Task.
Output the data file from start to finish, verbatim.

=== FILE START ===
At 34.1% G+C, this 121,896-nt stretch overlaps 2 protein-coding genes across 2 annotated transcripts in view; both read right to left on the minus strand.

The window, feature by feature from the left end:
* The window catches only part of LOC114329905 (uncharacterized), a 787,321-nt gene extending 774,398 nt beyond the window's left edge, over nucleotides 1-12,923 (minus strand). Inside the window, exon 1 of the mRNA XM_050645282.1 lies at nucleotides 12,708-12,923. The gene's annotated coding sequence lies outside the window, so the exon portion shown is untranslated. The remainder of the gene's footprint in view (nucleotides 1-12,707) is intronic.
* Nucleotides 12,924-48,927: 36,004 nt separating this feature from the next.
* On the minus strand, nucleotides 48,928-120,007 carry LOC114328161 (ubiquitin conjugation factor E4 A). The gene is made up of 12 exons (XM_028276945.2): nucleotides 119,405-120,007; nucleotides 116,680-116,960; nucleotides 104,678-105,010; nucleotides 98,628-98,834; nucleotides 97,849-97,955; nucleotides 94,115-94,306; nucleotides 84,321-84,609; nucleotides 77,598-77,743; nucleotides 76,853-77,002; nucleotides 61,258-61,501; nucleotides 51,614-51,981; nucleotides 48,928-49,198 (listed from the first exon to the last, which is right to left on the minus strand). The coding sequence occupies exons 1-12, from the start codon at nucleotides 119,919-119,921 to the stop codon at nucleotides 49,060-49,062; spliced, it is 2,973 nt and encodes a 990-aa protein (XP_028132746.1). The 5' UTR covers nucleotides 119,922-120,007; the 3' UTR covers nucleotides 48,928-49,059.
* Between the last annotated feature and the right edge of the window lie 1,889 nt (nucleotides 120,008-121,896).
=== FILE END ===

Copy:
At 34.1% G+C, this 121,896-nt stretch overlaps 2 protein-coding genes across 2 annotated transcripts in view; both read right to left on the minus strand.

The window, feature by feature from the left end:
* The window catches only part of LOC114329905 (uncharacterized), a 787,321-nt gene extending 774,398 nt beyond the window's left edge, over nucleotides 1-12,923 (minus strand). Inside the window, exon 1 of the mRNA XM_050645282.1 lies at nucleotides 12,708-12,923. The gene's annotated coding sequence lies outside the window, so the exon portion shown is untranslated. The remainder of the gene's footprint in view (nucleotides 1-12,707) is intronic.
* Nucleotides 12,924-48,927: 36,004 nt separating this feature from the next.
* On the minus strand, nucleotides 48,928-120,007 carry LOC114328161 (ubiquitin conjugation factor E4 A). The gene is made up of 12 exons (XM_028276945.2): nucleotides 119,405-120,007; nucleotides 116,680-116,960; nucleotides 104,678-105,010; nucleotides 98,628-98,834; nucleotides 97,849-97,955; nucleotides 94,115-94,306; nucleotides 84,321-84,609; nucleotides 77,598-77,743; nucleotides 76,853-77,002; nucleotides 61,258-61,501; nucleotides 51,614-51,981; nucleotides 48,928-49,198 (listed from the first exon to the last, which is right to left on the minus strand). The coding sequence occupies exons 1-12, from the start codon at nucleotides 119,919-119,921 to the stop codon at nucleotides 49,060-49,062; spliced, it is 2,973 nt and encodes a 990-aa protein (XP_028132746.1). The 5' UTR covers nucleotides 119,922-120,007; the 3' UTR covers nucleotides 48,928-49,059.
* Between the last annotated feature and the right edge of the window lie 1,889 nt (nucleotides 120,008-121,896).